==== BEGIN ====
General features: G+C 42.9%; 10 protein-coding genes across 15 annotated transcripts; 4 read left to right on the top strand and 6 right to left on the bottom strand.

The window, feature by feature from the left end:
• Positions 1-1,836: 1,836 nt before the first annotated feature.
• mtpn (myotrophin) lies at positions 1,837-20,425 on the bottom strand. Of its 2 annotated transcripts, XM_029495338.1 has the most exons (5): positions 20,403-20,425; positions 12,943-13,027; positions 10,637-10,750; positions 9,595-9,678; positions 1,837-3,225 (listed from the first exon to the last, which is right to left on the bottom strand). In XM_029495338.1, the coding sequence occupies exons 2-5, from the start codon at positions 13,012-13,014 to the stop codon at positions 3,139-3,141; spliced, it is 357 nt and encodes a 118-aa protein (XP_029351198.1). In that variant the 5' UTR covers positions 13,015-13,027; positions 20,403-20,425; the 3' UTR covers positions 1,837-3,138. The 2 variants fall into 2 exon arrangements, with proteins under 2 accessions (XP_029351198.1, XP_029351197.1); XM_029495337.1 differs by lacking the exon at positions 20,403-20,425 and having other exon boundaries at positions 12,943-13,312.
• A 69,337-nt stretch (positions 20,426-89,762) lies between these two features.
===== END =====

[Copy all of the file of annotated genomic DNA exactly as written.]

General features: G+C 42.9%; 10 protein-coding genes across 15 annotated transcripts; 4 read left to right on the top strand and 6 right to left on the bottom strand.

The window, feature by feature from the left end:
• Positions 1-1,836: 1,836 nt before the first annotated feature.
• mtpn (myotrophin) lies at positions 1,837-20,425 on the bottom strand. Of its 2 annotated transcripts, XM_029495338.1 has the most exons (5): positions 20,403-20,425; positions 12,943-13,027; positions 10,637-10,750; positions 9,595-9,678; positions 1,837-3,225 (listed from the first exon to the last, which is right to left on the bottom strand). In XM_029495338.1, the coding sequence occupies exons 2-5, from the start codon at positions 13,012-13,014 to the stop codon at positions 3,139-3,141; spliced, it is 357 nt and encodes a 118-aa protein (XP_029351198.1). In that variant the 5' UTR covers positions 13,015-13,027; positions 20,403-20,425; the 3' UTR covers positions 1,837-3,138. The 2 variants fall into 2 exon arrangements, with proteins under 2 accessions (XP_029351198.1, XP_029351197.1); XM_029495337.1 differs by lacking the exon at positions 20,403-20,425 and having other exon boundaries at positions 12,943-13,312.
• A 69,337-nt stretch (positions 20,426-89,762) lies between these two features.